With ruby red booths and décor dedicated to the likes of Valentine Blatz, Captain Frederick Pabst, Joseph Pabst and Frederick Miller, the new Brew City, part of the R.C. Schmidt Restaurant empire -- along with The Historic Turner Restaurant, Water Street Brewery, Oakland Trattoria, Rudy's Mexican Restaurant and Louise's -- fits in well with its neighbor, The Harp.
The menu sports more salads than at the previous location, but is, for the most part, mostly unchanged. The name sums up the menu: predominantly basic bar food, some of which is in tribute to Milwaukee's German heritage.
The appetizer list features bar starters like wings ($8.95), nachos ($8.95) and mozzarella marinara ($6.95). Entrees and sandwiches have some focus on BBQ and beef brisket, but more on down-home, chow down classics like cheeseburgers ($7.25) and a brat ($6.95).
On a few recent visits, we sampled the brisket ($12.95), a tender and smoked cut that was very good, yet yearned for something a bit more than the accompanying au jus. The french fries were very good, but our waitress stuck her finger in the baked beans as she placed them on the table.
The sausage platter ($9.95) was a fun sampling of bratwurst and knackwurst (a mild pork and beef sausage laced with garlic and onions) with braised red cabbage and gratin potatoes. Jambalaya ($10.95) carried the standard mixture of ham, andouille sausage and chicken, and the restaurant's signature pig sandwich ($7.95) lived up to its name, with pulled pork in a plain barbecue sauce.
Food here is not outstanding, but it sticks to your ribs, and if you're out and about knocking back a few beers and looking for something to fill your stomach, the menu at Brew City will do the trick.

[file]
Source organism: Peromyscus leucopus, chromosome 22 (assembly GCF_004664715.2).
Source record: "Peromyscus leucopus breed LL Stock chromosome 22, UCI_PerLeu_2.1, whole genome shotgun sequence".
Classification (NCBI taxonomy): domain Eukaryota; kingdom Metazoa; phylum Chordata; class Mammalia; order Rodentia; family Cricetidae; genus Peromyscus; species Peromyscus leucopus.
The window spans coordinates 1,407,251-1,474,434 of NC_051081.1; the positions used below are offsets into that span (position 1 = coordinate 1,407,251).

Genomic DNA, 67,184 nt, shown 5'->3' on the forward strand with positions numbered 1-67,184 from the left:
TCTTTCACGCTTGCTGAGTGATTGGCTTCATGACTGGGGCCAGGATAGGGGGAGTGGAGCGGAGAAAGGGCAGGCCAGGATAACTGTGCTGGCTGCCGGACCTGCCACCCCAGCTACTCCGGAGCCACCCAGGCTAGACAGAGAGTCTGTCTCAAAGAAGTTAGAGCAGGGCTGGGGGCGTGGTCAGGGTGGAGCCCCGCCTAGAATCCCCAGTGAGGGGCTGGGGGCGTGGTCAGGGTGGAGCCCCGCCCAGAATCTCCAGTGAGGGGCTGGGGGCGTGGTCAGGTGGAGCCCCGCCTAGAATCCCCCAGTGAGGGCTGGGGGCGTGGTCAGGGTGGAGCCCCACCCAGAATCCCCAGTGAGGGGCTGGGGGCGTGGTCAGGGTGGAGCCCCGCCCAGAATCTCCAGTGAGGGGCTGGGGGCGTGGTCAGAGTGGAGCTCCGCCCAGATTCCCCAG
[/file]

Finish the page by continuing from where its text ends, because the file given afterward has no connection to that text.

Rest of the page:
As for beer, in addition to the Water Street Brewery beer selections, Brew City also tenders the Milwaukee classics: Pabst, Blatz, Schlitz and Miller, alongside a solid selection of imports and domestics.
It should however be noted, that on two visits, during lunch, service was average or marginally above average, but on a dinner visit, our server was appalling and rude.
Along with fingers in the beans, we had to ask multiple times for water and glasses for our bottles of beer, a fruit garnish never appeared despite multiple requests, our waitress banged her tray on our table repeatedly while speaking to us, and wiped her nose during one visit to our table. When she brought our check, she read the total aloud to everyone within earshot.
Service issues aside, Brew City's transition to its new space has been a clean one, and has allowed the venue more growing space. With the continuing redevelopment of Downtown, it is refreshing to see a long-lived venue continue to thrive serving standard, blue-collar food.
Beer may have made Milwaukee famous, but it is restaurants like Brew City that have helped to keep the memories of the local entrepreneurs behind it alive.
Amy L. Schubert is a 15-year veteran of the hospitality industry and has worked in every aspect of bar and restaurant operations. A graduate of Marquette University (B.A.-Writing Intensive English, 1997) and UW-Milwaukee (M.A.-Rhetoric, Composition, and Professional Writing, 2001), Amy still occasionally moonlights as a guest bartender and she mixes a mean martini.
The restaurant business seems to be in Amy’s blood, and she prides herself in researching and experimenting with culinary combinations and cooking techniques in her own kitchen as well as in friends’ restaurants. Both she and her husband, Scott, are avid cooks and “wine heads,” and love to entertain friends, family and neighbors as frequently as possible.
Amy and Scott live with their boys, Alex and Nick, in Bay View, where they are all very active in the community. Amy finds great pleasure in sharing her knowledge and passions for food and writing in her contributions to OnMilwaukee.com.